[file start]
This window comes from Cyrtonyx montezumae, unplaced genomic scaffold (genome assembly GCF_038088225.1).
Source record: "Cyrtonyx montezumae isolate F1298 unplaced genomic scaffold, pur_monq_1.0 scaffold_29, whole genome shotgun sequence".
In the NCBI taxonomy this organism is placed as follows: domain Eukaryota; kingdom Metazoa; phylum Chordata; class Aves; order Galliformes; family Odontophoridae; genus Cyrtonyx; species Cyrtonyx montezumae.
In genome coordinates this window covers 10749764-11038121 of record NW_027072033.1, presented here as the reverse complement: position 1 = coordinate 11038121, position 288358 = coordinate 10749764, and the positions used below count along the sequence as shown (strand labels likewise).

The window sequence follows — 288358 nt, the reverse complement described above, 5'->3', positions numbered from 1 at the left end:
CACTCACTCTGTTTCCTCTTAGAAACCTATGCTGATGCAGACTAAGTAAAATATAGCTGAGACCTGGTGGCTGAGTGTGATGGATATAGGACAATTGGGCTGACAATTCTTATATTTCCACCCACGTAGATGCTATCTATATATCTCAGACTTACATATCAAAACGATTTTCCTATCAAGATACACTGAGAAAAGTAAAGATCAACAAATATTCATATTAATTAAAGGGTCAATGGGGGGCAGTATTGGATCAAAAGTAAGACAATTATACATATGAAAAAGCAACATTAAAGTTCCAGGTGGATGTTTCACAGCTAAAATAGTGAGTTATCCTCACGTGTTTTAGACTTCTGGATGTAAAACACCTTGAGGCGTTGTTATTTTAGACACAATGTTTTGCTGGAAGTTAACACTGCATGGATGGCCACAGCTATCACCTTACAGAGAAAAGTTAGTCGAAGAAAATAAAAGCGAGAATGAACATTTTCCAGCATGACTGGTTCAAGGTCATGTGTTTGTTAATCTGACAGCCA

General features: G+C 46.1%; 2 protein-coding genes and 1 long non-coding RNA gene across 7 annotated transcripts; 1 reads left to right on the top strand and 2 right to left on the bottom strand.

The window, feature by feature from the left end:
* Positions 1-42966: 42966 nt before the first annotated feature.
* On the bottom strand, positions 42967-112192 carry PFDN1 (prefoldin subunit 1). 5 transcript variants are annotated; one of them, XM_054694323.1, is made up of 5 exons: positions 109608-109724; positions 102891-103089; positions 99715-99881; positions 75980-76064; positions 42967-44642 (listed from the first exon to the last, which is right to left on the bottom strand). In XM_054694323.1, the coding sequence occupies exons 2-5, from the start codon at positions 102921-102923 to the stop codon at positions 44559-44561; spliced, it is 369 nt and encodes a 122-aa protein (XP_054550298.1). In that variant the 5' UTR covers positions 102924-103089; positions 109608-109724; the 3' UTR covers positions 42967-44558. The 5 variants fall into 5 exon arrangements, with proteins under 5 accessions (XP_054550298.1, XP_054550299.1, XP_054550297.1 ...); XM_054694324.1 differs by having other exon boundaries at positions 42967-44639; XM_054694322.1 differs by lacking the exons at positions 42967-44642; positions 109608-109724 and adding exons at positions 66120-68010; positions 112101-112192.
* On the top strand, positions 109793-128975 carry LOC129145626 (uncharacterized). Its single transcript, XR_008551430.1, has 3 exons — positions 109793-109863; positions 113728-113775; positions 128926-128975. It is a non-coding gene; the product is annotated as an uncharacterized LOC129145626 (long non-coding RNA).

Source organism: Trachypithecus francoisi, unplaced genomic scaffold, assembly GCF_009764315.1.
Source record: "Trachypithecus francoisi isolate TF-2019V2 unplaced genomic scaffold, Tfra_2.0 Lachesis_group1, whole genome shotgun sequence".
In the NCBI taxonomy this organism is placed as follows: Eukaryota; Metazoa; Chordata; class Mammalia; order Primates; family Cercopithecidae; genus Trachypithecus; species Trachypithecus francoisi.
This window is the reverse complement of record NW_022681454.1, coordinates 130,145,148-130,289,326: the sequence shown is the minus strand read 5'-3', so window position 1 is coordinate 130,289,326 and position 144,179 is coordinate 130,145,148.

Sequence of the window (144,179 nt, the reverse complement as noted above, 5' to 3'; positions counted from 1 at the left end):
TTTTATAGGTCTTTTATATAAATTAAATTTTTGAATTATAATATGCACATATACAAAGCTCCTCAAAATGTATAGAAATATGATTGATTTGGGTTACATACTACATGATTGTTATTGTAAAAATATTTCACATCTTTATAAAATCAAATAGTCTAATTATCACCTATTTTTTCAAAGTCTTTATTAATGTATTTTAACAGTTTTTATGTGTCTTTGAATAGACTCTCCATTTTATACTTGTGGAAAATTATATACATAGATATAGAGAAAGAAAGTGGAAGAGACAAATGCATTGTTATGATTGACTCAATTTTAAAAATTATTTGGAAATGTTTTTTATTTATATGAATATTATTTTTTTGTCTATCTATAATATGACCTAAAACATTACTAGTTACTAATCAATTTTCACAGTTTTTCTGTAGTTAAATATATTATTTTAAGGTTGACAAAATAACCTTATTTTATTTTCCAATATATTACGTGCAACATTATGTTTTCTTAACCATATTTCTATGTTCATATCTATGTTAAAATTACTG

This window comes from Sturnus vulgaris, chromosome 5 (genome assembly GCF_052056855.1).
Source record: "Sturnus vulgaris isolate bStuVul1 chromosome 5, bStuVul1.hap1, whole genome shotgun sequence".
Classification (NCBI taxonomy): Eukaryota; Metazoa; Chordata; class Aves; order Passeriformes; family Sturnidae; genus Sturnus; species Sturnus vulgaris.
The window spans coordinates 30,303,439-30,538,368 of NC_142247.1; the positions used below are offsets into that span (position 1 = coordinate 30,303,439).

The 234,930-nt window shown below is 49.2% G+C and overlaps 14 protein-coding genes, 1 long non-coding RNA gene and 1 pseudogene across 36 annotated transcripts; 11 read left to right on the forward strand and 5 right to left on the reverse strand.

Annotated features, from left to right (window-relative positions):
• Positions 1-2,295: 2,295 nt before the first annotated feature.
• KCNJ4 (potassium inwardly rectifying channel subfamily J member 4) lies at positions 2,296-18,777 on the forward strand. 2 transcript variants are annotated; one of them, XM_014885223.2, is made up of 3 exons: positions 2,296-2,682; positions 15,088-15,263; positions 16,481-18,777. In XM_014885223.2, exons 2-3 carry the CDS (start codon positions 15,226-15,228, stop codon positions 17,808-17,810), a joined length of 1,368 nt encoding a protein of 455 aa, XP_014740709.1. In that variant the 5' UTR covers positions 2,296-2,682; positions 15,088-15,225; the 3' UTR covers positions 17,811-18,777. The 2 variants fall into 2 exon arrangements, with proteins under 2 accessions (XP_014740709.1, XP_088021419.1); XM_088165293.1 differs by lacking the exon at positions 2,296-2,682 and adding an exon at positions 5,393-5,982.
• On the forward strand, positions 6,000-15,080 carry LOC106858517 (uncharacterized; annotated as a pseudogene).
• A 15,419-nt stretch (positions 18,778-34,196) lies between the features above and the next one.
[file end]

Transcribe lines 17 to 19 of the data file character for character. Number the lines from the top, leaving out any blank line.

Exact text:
TTTTATAGGTCTTTTATATAAATTAAATTTTTGAATTATAATATGCACATATACAAAGCTCCTCAAAATGTATAGAAATATGATTGATTTGGGTTACATACTACATGATTGTTATTGTAAAAATATTTCACATCTTTATAAAATCAAATAGTCTAATTATCACCTATTTTTTCAAAGTCTTTATTAATGTATTTTAACAGTTTTTATGTGTCTTTGAATAGACTCTCCATTTTATACTTGTGGAAAATTATATACATAGATATAGAGAAAGAAAGTGGAAGAGACAAATGCATTGTTATGATTGACTCAATTTTAAAAATTATTTGGAAATGTTTTTTATTTATATGAATATTATTTTTTTGTCTATCTATAATATGACCTAAAACATTACTAGTTACTAATCAATTTTCACAGTTTTTCTGTAGTTAAATATATTATTTTAAGGTTGACAAAATAACCTTATTTTATTTTCCAATATATTACGTGCAACATTATGTTTTCTTAACCATATTTCTATGTTCATATCTATGTTAAAATTACTG

This window comes from Sturnus vulgaris, chromosome 5 (genome assembly GCF_052056855.1).
Source record: "Sturnus vulgaris isolate bStuVul1 chromosome 5, bStuVul1.hap1, whole genome shotgun sequence".